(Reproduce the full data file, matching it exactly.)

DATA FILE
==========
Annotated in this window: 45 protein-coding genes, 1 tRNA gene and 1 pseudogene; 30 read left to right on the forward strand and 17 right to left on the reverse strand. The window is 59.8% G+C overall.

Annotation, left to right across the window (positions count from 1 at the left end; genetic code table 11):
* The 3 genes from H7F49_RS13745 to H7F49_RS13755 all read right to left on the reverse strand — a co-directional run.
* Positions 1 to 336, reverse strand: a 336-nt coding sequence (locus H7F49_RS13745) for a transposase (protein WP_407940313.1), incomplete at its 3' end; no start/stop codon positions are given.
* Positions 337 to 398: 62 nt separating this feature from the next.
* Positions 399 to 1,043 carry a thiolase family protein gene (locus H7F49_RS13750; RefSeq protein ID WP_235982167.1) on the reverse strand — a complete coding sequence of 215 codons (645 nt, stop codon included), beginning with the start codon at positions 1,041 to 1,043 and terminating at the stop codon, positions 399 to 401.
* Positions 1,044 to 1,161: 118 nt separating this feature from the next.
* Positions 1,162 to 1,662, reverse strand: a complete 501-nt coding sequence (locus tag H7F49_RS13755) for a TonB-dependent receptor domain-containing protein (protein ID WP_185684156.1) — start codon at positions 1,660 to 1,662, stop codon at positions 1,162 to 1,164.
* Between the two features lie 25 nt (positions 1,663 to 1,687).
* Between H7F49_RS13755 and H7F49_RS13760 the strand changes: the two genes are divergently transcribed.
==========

Annotated in this window: 45 protein-coding genes, 1 tRNA gene and 1 pseudogene; 30 read left to right on the forward strand and 17 right to left on the reverse strand. The window is 59.8% G+C overall.

Annotation, left to right across the window (positions count from 1 at the left end; genetic code table 11):
* The 3 genes from H7F49_RS13745 to H7F49_RS13755 all read right to left on the reverse strand — a co-directional run.
* Positions 1 to 336, reverse strand: a 336-nt coding sequence (locus H7F49_RS13745) for a transposase (protein WP_407940313.1), incomplete at its 3' end; no start/stop codon positions are given.
* Positions 337 to 398: 62 nt separating this feature from the next.
* Positions 399 to 1,043 carry a thiolase family protein gene (locus H7F49_RS13750; RefSeq protein ID WP_235982167.1) on the reverse strand — a complete coding sequence of 215 codons (645 nt, stop codon included), beginning with the start codon at positions 1,041 to 1,043 and terminating at the stop codon, positions 399 to 401.
* Positions 1,044 to 1,161: 118 nt separating this feature from the next.
* Positions 1,162 to 1,662, reverse strand: a complete 501-nt coding sequence (locus tag H7F49_RS13755) for a TonB-dependent receptor domain-containing protein (protein ID WP_185684156.1) — start codon at positions 1,660 to 1,662, stop codon at positions 1,162 to 1,164.
* Between the two features lie 25 nt (positions 1,663 to 1,687).
* Between H7F49_RS13755 and H7F49_RS13760 the strand changes: the two genes are divergently transcribed.